Krasnodar region governor Kondratenko regularly engages in anti-Semitic remarks (see Section I). A report issued in October 1997 by the human rights group Memorial criticized Krasnodar government officials for "encouraging radical nationalist groups," including the Cossacks, and "indirectly inciting them to violence" against ethnic minority groups in the area. Local government authorities have sanctioned patrols by Cossack paramilitary groups in the name of law enforcement. Such groups are not publicly accountable, and their activities have resulted in human rights abuses.

After his 1996 election, Kondratenko appointed Cossack "hetman" Vladimir Gromov as deputy governor of the region. In April 1997, Kondratenko and Gromov issued a resolution making Cossack groups subordinate to the regional rather than the federal Government, according to the Center for Human Rights Advocacy. According to media reports of statements by radical Cossack chieftain Ivan Bezguly, he has 44,000 Cossacks at his disposal ostensibly to enforce "law and order." Estimates of the total number of Cossacks in Krasnodar are as high as 300,000. The Cossacks' tactics appear designed to brutalize and intimidate the area's ethnic minorities and to bring about the group's stated goal of cleansing the area of all non-Slavic Russians. A 1999 joint report by Antifascist Youth Action, the Union of Societies of Soviet Jews, and the Moscow Helsinki Group states that Cossacks closely monitor local officials to ensure loyalty to Kondratenko. The extent or effectiveness of federal investigations of racial or ethnic provocations in Krasnodar is unknown. Nonetheless, the effect of Putin's regional reforms on such regions remains to be seen.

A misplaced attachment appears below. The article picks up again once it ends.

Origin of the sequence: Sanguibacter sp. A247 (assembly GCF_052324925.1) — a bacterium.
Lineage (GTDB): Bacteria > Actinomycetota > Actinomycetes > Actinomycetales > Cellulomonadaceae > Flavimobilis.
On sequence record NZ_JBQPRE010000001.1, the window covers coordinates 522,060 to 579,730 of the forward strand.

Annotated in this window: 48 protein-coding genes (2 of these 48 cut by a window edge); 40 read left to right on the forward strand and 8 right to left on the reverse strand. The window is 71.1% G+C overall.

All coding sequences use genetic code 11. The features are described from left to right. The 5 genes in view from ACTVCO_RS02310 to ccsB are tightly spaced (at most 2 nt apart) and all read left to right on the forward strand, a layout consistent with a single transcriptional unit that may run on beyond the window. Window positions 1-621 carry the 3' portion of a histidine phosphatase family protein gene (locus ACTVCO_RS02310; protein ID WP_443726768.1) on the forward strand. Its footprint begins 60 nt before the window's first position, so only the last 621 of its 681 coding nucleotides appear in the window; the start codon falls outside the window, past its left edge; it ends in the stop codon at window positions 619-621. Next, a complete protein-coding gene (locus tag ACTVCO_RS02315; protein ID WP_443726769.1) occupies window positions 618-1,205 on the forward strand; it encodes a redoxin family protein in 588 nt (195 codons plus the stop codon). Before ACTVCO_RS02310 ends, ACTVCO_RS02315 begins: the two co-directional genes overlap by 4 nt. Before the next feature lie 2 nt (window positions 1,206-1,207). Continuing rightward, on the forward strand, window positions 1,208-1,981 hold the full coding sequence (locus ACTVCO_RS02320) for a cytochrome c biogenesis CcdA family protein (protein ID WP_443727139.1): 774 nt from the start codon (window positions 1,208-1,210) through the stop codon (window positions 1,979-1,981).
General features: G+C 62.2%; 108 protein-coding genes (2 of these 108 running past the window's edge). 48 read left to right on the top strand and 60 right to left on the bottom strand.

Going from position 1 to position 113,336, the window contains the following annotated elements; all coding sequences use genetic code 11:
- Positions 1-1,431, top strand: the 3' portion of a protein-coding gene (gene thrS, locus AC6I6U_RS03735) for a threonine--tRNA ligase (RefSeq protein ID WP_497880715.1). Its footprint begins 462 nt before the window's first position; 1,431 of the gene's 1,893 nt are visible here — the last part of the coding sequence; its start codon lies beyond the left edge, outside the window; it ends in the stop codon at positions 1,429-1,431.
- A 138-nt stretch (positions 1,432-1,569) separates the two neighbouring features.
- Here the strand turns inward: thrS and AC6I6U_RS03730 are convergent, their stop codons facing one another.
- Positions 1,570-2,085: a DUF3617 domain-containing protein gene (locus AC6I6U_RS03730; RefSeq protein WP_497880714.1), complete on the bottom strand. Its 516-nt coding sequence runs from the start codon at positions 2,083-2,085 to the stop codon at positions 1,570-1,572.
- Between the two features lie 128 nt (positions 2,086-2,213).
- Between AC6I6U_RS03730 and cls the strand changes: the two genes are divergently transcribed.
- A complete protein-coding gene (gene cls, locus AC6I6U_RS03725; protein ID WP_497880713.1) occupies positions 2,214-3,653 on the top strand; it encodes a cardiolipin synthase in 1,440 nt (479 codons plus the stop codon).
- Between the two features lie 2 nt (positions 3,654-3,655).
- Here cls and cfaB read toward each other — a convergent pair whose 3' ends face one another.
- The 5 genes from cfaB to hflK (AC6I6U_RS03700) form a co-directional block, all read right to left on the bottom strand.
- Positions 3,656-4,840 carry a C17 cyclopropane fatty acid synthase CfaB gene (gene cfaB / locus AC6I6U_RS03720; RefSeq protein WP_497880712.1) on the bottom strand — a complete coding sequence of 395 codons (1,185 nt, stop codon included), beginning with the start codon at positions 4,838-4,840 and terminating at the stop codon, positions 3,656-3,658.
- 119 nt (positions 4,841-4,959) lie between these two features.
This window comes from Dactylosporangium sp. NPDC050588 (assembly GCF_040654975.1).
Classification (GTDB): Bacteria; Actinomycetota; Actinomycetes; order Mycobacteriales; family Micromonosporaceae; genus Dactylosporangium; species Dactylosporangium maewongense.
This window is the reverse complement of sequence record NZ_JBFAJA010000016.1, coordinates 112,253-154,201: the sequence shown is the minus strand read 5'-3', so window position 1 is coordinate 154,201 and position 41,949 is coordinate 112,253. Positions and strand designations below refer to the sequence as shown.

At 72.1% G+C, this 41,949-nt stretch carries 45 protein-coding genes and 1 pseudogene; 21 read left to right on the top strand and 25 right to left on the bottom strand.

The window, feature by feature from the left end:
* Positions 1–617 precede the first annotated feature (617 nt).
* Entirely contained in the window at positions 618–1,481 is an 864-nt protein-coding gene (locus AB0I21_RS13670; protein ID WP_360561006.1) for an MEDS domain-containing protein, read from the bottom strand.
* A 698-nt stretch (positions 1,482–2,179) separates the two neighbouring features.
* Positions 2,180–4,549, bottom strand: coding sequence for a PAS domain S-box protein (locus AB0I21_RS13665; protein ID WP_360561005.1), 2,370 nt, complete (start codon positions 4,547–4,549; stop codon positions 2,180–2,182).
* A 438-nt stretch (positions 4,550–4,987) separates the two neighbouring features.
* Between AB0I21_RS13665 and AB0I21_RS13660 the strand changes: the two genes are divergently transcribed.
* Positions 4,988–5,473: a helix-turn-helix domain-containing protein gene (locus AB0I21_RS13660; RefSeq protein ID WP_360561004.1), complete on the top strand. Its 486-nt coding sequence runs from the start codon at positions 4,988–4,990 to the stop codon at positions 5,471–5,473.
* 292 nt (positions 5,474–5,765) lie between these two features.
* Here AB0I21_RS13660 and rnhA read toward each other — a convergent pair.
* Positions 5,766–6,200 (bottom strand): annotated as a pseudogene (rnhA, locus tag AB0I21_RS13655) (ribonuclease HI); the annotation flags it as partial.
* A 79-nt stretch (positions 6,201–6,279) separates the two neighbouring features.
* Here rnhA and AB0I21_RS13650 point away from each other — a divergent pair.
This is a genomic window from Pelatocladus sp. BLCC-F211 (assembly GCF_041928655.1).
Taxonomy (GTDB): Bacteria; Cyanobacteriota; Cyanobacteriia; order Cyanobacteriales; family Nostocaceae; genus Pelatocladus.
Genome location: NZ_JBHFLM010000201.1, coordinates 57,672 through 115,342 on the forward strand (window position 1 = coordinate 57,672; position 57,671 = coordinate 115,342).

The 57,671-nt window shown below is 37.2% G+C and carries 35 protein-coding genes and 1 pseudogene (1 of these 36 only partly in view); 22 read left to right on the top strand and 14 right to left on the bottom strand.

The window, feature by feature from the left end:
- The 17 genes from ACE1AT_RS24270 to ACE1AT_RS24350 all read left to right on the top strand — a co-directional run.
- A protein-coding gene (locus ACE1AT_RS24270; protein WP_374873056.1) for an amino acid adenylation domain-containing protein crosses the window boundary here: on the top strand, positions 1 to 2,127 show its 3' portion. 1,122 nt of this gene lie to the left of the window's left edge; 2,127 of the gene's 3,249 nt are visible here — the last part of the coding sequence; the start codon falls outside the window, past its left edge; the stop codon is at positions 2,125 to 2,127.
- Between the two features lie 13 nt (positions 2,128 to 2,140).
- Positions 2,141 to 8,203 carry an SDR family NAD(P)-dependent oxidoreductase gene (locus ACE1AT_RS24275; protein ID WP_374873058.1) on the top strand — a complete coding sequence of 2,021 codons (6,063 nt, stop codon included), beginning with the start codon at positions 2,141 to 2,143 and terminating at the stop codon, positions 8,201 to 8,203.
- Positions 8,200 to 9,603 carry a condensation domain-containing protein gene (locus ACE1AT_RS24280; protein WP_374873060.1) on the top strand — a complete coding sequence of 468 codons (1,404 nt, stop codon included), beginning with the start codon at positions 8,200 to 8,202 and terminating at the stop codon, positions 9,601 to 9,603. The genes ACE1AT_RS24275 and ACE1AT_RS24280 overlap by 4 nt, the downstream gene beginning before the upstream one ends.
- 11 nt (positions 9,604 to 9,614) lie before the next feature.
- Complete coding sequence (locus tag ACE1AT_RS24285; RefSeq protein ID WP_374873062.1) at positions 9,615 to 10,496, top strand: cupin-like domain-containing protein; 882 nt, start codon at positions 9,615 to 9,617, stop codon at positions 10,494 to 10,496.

Despite legal registration, members of some religions, including some Protestant groups, Jehovah's Witnesses, and the Church of Jesus Christ of Latter-Day Saints, continued to face discrimination in their ability to rent premises and conduct group activities (see Section I).